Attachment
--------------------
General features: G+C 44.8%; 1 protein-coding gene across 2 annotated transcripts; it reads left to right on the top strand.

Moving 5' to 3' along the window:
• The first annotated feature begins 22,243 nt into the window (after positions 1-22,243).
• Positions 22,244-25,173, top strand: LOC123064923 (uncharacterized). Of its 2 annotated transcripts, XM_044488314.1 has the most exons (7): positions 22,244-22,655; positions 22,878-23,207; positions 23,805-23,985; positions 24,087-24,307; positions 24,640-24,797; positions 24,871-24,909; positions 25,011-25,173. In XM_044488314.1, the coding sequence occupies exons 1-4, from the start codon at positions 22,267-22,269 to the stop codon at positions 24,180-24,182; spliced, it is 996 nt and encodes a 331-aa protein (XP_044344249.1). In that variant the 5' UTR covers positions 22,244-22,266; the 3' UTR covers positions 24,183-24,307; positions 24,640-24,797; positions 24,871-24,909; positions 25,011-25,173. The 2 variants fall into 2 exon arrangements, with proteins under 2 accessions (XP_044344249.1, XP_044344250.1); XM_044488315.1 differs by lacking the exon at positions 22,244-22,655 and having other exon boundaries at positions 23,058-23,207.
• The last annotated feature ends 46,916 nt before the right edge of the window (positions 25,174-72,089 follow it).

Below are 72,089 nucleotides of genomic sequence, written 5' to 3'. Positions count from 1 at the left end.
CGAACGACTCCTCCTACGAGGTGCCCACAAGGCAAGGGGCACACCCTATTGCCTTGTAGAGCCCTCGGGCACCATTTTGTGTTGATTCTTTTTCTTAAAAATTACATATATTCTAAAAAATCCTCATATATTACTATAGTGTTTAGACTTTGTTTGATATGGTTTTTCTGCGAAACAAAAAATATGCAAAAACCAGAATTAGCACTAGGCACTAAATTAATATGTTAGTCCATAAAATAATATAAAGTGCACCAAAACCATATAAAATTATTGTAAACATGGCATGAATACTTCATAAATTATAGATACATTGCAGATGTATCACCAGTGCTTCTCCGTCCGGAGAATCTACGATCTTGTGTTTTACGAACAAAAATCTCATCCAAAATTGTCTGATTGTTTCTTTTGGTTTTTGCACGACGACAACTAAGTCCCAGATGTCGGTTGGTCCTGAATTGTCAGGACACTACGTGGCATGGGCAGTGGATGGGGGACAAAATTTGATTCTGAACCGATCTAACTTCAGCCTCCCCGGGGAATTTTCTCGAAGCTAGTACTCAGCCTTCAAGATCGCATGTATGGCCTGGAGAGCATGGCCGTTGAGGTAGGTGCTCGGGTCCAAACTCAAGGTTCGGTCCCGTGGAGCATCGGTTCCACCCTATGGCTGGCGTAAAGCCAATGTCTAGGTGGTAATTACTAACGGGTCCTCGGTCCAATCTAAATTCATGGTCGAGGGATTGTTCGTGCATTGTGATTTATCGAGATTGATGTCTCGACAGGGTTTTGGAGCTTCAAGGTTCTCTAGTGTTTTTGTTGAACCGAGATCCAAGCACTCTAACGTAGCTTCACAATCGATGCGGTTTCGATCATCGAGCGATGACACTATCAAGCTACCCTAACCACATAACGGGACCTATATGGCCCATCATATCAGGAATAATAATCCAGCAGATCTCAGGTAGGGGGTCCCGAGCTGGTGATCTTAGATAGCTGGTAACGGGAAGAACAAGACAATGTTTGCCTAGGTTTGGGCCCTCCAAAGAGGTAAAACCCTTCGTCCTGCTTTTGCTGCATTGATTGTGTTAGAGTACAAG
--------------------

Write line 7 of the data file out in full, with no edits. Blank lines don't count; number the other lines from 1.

CGAACGACTCCTCCTACGAGGTGCCCACAAGGCAAGGGGCACACCCTATTGCCTTGTAGAGCCCTCGGGCACCATTTTGTGTTGATTCTTTTTCTTAAAAATTACATATATTCTAAAAAATCCTCATATATTACTATAGTGTTTAGACTTTGTTTGATATGGTTTTTCTGCGAAACAAAAAATATGCAAAAACCAGAATTAGCACTAGGCACTAAATTAATATGTTAGTCCATAAAATAATATAAAGTGCACCAAAACCATATAAAATTATTGTAAACATGGCATGAATACTTCATAAATTATAGATACATTGCAGATGTATCACCAGTGCTTCTCCGTCCGGAGAATCTACGATCTTGTGTTTTACGAACAAAAATCTCATCCAAAATTGTCTGATTGTTTCTTTTGGTTTTTGCACGACGACAACTAAGTCCCAGATGTCGGTTGGTCCTGAATTGTCAGGACACTACGTGGCATGGGCAGTGGATGGGGGACAAAATTTGATTCTGAACCGATCTAACTTCAGCCTCCCCGGGGAATTTTCTCGAAGCTAGTACTCAGCCTTCAAGATCGCATGTATGGCCTGGAGAGCATGGCCGTTGAGGTAGGTGCTCGGGTCCAAACTCAAGGTTCGGTCCCGTGGAGCATCGGTTCCACCCTATGGCTGGCGTAAAGCCAATGTCTAGGTGGTAATTACTAACGGGTCCTCGGTCCAATCTAAATTCATGGTCGAGGGATTGTTCGTGCATTGTGATTTATCGAGATTGATGTCTCGACAGGGTTTTGGAGCTTCAAGGTTCTCTAGTGTTTTTGTTGAACCGAGATCCAAGCACTCTAACGTAGCTTCACAATCGATGCGGTTTCGATCATCGAGCGATGACACTATCAAGCTACCCTAACCACATAACGGGACCTATATGGCCCATCATATCAGGAATAATAATCCAGCAGATCTCAGGTAGGGGGTCCCGAGCTGGTGATCTTAGATAGCTGGTAACGGGAAGAACAAGACAATGTTTGCCTAGGTTTGGGCCCTCCAAAGAGGTAAAACCCTTCGTCCTGCTTTTGCTGCATTGATTGTGTTAGAGTACAAG